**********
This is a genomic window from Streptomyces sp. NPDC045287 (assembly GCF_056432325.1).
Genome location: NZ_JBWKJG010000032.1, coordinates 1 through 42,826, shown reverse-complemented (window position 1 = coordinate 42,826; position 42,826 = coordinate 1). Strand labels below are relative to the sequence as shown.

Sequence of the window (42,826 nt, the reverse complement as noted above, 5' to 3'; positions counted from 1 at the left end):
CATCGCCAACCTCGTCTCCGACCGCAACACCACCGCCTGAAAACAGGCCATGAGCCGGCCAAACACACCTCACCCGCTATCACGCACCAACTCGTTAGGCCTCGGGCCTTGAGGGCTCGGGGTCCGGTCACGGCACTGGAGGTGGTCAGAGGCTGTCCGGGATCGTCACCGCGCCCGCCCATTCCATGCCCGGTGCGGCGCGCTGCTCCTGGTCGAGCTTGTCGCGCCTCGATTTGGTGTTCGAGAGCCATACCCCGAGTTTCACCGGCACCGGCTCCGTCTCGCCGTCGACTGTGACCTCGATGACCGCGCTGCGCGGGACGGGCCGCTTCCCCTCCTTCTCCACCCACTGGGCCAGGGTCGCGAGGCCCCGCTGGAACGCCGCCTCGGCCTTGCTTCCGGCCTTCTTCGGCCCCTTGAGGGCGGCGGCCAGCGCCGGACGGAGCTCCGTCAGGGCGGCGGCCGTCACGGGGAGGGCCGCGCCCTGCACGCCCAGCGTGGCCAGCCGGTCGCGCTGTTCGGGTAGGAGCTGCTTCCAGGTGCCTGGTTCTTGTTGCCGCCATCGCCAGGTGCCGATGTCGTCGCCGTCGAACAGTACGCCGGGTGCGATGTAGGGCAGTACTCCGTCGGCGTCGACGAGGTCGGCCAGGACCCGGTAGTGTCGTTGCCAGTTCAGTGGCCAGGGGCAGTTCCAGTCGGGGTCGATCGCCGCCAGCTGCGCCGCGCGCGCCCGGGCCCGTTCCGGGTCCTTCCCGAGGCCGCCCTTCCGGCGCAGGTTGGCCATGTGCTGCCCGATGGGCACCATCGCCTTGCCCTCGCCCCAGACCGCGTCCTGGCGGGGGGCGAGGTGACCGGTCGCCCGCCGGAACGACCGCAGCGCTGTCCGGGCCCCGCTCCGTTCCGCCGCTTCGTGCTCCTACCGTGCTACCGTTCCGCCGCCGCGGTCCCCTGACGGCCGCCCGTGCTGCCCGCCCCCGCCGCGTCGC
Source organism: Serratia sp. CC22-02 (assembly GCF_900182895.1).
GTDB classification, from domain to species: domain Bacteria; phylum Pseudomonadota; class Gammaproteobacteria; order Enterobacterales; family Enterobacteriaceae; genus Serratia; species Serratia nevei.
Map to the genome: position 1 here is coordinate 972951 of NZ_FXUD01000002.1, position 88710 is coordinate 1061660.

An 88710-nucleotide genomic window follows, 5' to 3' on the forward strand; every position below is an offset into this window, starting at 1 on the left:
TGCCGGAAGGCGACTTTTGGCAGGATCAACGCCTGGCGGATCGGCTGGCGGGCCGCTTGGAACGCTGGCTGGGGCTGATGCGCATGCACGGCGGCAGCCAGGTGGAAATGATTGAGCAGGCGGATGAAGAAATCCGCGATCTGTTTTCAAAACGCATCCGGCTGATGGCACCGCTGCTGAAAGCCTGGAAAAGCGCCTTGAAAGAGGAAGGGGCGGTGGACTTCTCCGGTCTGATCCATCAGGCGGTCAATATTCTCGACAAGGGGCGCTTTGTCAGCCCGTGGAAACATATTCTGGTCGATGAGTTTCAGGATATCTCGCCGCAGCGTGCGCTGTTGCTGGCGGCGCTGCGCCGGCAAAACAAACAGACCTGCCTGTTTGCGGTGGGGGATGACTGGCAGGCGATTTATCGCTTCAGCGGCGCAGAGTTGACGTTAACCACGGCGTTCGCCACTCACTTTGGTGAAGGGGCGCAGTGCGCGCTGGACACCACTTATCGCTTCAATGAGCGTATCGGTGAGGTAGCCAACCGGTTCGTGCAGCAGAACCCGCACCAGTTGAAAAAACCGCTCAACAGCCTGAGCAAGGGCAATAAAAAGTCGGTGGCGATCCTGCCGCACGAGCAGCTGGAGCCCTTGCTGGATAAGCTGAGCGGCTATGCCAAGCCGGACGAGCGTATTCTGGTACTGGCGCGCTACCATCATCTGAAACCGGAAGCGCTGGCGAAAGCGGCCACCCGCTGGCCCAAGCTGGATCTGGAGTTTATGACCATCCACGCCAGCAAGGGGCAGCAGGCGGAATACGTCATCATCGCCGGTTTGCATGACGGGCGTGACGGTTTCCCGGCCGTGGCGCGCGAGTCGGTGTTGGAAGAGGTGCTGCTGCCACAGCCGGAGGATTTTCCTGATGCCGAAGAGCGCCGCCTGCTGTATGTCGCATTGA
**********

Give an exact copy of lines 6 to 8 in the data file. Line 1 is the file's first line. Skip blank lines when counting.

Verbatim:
GTDB classification, from domain to species: domain Bacteria; phylum Pseudomonadota; class Gammaproteobacteria; order Enterobacterales; family Enterobacteriaceae; genus Serratia; species Serratia nevei.
Map to the genome: position 1 here is coordinate 972951 of NZ_FXUD01000002.1, position 88710 is coordinate 1061660.

An 88710-nucleotide genomic window follows, 5' to 3' on the forward strand; every position below is an offset into this window, starting at 1 on the left: